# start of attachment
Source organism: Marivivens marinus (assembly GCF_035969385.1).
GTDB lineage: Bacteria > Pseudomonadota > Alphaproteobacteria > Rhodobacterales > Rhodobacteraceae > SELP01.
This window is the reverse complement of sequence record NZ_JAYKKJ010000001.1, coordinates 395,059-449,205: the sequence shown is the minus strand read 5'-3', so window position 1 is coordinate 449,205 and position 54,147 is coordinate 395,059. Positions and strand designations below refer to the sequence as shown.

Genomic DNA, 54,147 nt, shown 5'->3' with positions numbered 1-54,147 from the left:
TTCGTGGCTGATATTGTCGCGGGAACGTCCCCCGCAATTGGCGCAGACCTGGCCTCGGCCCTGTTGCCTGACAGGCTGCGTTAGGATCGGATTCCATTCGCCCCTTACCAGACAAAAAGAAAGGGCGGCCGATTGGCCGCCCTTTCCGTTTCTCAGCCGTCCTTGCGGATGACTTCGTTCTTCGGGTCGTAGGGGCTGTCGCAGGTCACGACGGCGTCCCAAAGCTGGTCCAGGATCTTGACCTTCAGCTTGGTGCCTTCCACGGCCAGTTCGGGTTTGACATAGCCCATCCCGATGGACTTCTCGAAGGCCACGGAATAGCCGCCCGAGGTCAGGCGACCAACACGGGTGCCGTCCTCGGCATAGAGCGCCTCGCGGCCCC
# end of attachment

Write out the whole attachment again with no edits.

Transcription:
Source organism: Marivivens marinus (assembly GCF_035969385.1).
GTDB lineage: Bacteria > Pseudomonadota > Alphaproteobacteria > Rhodobacterales > Rhodobacteraceae > SELP01.
This window is the reverse complement of sequence record NZ_JAYKKJ010000001.1, coordinates 395,059-449,205: the sequence shown is the minus strand read 5'-3', so window position 1 is coordinate 449,205 and position 54,147 is coordinate 395,059. Positions and strand designations below refer to the sequence as shown.

Genomic DNA, 54,147 nt, shown 5'->3' with positions numbered 1-54,147 from the left:
TTCGTGGCTGATATTGTCGCGGGAACGTCCCCCGCAATTGGCGCAGACCTGGCCTCGGCCCTGTTGCCTGACAGGCTGCGTTAGGATCGGATTCCATTCGCCCCTTACCAGACAAAAAGAAAGGGCGGCCGATTGGCCGCCCTTTCCGTTTCTCAGCCGTCCTTGCGGATGACTTCGTTCTTCGGGTCGTAGGGGCTGTCGCAGGTCACGACGGCGTCCCAAAGCTGGTCCAGGATCTTGACCTTCAGCTTGGTGCCTTCCACGGCCAGTTCGGGTTTGACATAGCCCATCCCGATGGACTTCTCGAAGGCCACGGAATAGCCGCCCGAGGTCAGGCGACCAACACGGGTGCCGTCCTCGGCATAGAGCGCCTCGCGGCCCC